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Home > Cats > Why Doesn’t My Cat Listen to Me? Feline Behavior Explained

Why Doesn’t My Cat Listen to Me? Feline Behavior Explained

Cat inside house looking out the window

Owning a cat is much different than having a dog. Dogs are social creatures that live in packs, while cats are independent, solitary hunters. That means the way they perceive your voice is different—a dog may see you as their protector, while a cat is happy to ignore you and groom itself. Unlike dogs, cats aren’t perturbed by alone time away from their humans.

This led to the myth that cats aren’t trainable because they don’t listen to your voice or come when you call them, but that’s not entirely true. Cats have been studied to see if they listen to their owners, and the results were surprising: they were found to perk up more to recordings of their owners’ voices than a stranger’s voice.1 Some cats can even learn simple commands, but training them is a bit different from training a dog.

If you’re interested in finding out more about why cats seem to not listen, how training them works, and more, you’ve come to the right place. Read below for the details.


Are Cats Trainable? Cat Training Tips

Cat laying on owner's chest
Image By: Maliflower73, Shutterstock

Cats know their owner’s voice and can hone in on it if they want, but they’re not as innately eager to please as a dog. Positive reinforcement is the key to training a cat, even only to not scratch your furniture or to stay away from certain areas. Some cats can be incentivized to learn simple commands and even tricks, but it requires a ton of patience, food, and a strong bond.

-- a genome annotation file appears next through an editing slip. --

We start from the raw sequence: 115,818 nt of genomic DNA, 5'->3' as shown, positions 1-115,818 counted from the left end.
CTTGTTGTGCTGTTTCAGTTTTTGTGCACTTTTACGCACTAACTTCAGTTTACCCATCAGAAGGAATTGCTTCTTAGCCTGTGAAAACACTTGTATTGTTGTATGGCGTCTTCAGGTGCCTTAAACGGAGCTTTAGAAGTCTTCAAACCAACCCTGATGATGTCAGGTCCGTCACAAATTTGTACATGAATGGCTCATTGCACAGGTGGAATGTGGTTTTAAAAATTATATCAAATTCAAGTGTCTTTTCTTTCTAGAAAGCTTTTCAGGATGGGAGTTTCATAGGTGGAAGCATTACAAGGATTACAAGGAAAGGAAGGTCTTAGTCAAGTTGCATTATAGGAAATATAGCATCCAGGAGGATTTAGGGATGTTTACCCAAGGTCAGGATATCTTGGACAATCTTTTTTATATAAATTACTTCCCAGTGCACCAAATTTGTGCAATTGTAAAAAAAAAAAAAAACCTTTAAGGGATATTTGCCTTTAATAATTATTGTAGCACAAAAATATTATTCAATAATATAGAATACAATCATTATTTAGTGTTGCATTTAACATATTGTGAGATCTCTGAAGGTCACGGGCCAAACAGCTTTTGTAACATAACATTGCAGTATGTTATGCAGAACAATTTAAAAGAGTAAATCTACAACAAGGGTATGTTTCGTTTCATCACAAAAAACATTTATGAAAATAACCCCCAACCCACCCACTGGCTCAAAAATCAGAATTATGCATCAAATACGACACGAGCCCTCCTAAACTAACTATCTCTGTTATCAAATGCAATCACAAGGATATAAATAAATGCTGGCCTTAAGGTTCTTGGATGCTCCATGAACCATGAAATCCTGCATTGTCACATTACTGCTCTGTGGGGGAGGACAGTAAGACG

Let’s say you want to teach your cat to come when you call their name. They may even know their name already but simply have no reason to come when you call it. Praise and some chin scratches may work for more gregarious cats, but realistically, most cats want treats or food to do things.

You start by calling your cat’s name and looking for a reaction. Eventually, their ears will perk up, they’ll glance your way, or maybe even come to you. Liberally reward them with a high-value treat like canned tuna or a favorite treat when you see any acknowledgment. Cats easily understand cause and effect, and they’ll quickly understand that listening to you gets them delectable rewards.

Over time, you can simply pet your cat and give them praise along with the reward. Slowly reduce the number of treats or food you use as your bribe and taper it off until your cat only expects praise. They don’t expect a treat anymore at this point but still have a positive association with listening to your voice.

How to Redirect Bad Behavior: Scratching & Biting

cat scratching furniture
Image By: RJ22, Shutterstock

Cats don’t understand punishment, and you should never use it as a consequence for bad behavior or to deter it. For example, swatting at a cat when they bite you too hard will only make them afraid and anxious. They could associate you with being swatted and learn to simply avoid you to prevent it.

The same type of thing applies to unwanted scratching. If you catch them scratching and raise your voice at them or any other punishment, they’ll simply learn to scratch when you’re not around to avoid getting caught. It is a nightmare to find your cat’s been tearing up your new furniture, but positive redirect tactics are your best weapon. This goes hand in hand with positive reinforcement. Reinforce good behaviors and redirect bad behaviors.

Unwanted Scratching

Redirect unwanted scratching to a scratching post, which is a must-have for every cat owner. Add-ons like dangling mice, multiple levels, and appealing carpeted surfaces will increase the chances that your cat will prefer to scratch there instead of on your prized furniture.

Biting or Aggression

Young kittens and unsocialized cats are more likely to bite too hard, and it’s easy for them to froth themselves into a kitty rage. When your cat bites you too hard, ignore them completely. This is what mother cats do with their kittens, which teaches them that they get no more playtime when they bite too hard.

divider-catFinal Thoughts

Cats are the ultimate independent companion, so it can be easy to think they’re ignoring you when they’re not. Getting your cat to listen to you can be hard, but using positive reinforcement, treats, and lots of patience will go a long way toward winning over their furry little heart.

Featured Image Credit: rebecaml, Pixabay

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